The migration from the world of Internet Protocol Version 4 (IPv4) to IPv6 began to be discussed back in the early 2000s when the issue of IPv4 address exhaustion has been intensified. Over the past two decades, the number of Internet connections has grown exponentially and continues to increase at a breakneck pace with the spread of mobile devices and IoT.
Nevertheless, IPv4 still holds its ground, at least due to the widespread use of NAT routing. In this article, we'll discuss the transition to IPv6 in detail, the reasons why it’s taking so long, and what opportunities this technology may provide in the future.
The history of IPv6
IPv4 provides 232 or about 4.3 billion addresses. If in the 80s, when the IPv4 standard was being developed, this figure seemed enormous, today we are witnessing that the number of devices in the global network has long surpassed this threshold. By the end of 2017, all the regional registries announced the exhaustion of available IPv4 addresses.
The recognition of the address space exhaustion started in the early 1990s. As such, the Internet Engineering Task Force (IETF) began to develop a new protocol that would provide the world's population with IP addresses for generations to come. For this purpose, the address length was increased from 32 to 128 bits, acquiring the following format:
or a shortened one:
In the early 2000s, IPv6 was standardized, and in 2008 Google began actively implementing IPv6 in its internal networks. A few years later, in 2012, IPv6 was officially launched to encourage organizations and providers to adopt the new protocol. Many companies participated in the launch, including Google, Facebook, and Cisco.
IPv6 adoption continued to grow in the mid-2010s, but it still accounted for less than 10% of Internet traffic. When IPv4 addresses were exhausted, the transition to IPv6 became more critical. Companies began to adopt IPv6 more aggressively to prepare for the future.
As of 2023, IPv6 adoption is measured to be only a little over 40%.
Source: Google IPv6 adoption
Why haven’t we transitioned to IPv6 yet? Despite the obvious benefits of the new protocol and the need for new addresses, there are a number of factors hindering adoption.
IPv6 adoption challenges
One of the main reasons why IPv6 is still not widespread is that it requires an upgrade or complete replacement of hardware and software to work properly. This includes upgrading routers, switches, and other network equipment as well as updating software and operating systems.
Another challenge is that IPv6 is not backward compatible with IPv4. As such, during the transition period, both protocols must be supported in parallel, which is very costly and may pose a security risk.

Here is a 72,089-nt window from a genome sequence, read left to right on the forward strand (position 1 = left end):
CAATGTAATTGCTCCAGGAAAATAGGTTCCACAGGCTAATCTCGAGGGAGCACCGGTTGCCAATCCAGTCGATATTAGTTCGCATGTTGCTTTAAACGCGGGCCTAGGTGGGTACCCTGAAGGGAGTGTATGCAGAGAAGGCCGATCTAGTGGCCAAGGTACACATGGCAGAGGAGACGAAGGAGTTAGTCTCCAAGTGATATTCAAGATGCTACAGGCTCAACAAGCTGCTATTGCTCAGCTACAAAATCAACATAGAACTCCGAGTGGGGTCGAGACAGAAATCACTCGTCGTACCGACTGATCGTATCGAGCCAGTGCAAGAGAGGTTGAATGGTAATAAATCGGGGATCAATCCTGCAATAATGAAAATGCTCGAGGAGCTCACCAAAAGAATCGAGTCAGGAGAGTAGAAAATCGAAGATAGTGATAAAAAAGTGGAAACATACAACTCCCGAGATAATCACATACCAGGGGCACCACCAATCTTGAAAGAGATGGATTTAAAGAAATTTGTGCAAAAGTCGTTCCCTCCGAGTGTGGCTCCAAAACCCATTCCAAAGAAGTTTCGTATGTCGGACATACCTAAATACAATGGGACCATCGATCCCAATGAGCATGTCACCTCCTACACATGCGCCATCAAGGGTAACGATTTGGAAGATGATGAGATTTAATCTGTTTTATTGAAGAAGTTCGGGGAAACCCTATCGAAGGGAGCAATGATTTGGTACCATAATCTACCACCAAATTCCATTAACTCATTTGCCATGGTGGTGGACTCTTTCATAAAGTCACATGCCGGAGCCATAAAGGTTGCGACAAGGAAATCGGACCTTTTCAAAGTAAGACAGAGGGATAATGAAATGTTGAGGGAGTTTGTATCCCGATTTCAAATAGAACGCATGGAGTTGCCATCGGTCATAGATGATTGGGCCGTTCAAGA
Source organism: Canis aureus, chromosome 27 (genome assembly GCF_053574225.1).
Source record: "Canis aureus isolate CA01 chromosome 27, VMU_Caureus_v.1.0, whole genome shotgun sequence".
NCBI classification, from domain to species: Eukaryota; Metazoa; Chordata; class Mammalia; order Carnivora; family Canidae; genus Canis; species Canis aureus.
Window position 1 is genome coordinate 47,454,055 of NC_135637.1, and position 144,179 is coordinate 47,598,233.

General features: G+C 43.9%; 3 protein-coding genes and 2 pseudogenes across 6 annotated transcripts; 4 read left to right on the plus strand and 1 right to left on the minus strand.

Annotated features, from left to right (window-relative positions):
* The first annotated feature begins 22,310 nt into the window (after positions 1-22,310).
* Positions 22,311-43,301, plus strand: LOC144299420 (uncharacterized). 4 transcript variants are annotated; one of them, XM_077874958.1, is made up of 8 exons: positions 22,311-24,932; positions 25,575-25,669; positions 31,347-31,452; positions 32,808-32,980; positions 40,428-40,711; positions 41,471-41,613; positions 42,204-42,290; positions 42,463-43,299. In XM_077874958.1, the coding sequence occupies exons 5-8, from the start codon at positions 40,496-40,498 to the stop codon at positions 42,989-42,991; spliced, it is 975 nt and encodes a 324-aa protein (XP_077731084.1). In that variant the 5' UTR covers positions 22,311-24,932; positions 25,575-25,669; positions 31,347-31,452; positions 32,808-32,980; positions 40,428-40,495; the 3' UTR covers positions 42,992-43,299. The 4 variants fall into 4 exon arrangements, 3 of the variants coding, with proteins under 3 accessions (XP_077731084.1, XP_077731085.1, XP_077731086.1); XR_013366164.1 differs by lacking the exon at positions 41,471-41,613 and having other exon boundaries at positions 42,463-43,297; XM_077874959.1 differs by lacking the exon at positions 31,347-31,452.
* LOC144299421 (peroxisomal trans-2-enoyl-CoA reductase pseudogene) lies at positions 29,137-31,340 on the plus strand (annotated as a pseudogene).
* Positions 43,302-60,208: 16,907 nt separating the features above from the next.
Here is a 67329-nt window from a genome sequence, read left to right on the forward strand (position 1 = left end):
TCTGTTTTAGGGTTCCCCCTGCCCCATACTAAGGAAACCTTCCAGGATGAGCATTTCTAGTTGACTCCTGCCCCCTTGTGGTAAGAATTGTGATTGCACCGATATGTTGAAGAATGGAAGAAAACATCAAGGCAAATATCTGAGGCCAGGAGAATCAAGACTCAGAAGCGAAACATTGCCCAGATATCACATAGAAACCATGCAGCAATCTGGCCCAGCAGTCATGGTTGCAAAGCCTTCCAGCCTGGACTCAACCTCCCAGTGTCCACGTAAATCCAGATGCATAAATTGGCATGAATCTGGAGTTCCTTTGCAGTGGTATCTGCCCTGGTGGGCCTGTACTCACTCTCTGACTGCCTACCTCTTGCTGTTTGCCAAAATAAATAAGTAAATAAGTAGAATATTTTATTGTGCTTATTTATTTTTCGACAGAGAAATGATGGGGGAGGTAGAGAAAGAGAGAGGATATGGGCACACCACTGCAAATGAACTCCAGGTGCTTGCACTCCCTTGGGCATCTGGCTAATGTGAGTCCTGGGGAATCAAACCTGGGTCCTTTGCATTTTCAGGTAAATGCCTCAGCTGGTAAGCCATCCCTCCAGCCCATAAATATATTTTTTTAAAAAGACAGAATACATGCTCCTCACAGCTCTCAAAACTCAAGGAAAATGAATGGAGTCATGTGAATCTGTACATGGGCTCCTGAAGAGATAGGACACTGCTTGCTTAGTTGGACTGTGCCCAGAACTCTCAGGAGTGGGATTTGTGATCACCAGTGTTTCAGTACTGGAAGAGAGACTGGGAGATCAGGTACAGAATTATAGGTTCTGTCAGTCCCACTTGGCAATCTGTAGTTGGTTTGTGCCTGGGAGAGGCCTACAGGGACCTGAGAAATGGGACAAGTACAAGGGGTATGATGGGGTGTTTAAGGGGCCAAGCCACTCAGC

Moreover, many network administrators and corporate leaders have a limited understanding of this protocol. IPv6 differs significantly from IPv4 and requires a different approach to addressing, routing, and security. Administrators may not have the expertise or resources for effective adoption, while corporations may not see the value in investing in new training or hiring new staff to manage the transition.
In addition, many companies still do not have sufficient incentives to migrate to IPv6. Most websites and online services still support IPv4, so there is little immediate benefit to end users.
As a result, the cost and complexity of this transition can seem overwhelming to organizations, even if they have relevant expertise. This is why many of them are hesitant to implement IPv6 unless it is absolutely necessary.
So, what is next?
Despite the above, most experts agree that the widespread transition to IPv6 is only a matter of time. All offices of leading IT corporations like Google, Facebook, and Amazon already use IPv6 exclusively.
In addition to enlarged address space, IPv6 has a number of other advantages, including:
- Improved routing, namely the support for hierarchical routing, which allows more efficient use of network resources.
- Enhanced security: IPv6 includes built-in security features such as IPsec, making it more difficult for hackers to intercept or modify network traffic. Moreover, IPv6 addresses are harder to spoof than IPv4 ones.
- Better traffic management: IPv6 incorporates support for flow labels and traffic classes, allowing network administrators to prioritize different types of traffic and improve service quality.
- SLAAC (Stateless Address Autoconfiguration) makes network administration much easier.
Undoubtedly, migrating from IPv4 to IPv6 requires a thorough understanding of IPv6 and its features. Companies may also need to make changes to their applications and services to ensure that they work properly with IPv6. While costly and time-consuming, adopting the protocol opens up new opportunities for further development.
At ProCloud, we recognize the importance of transitioning to modern technologies, which is why we offer full support for both IPv4 and IPv6.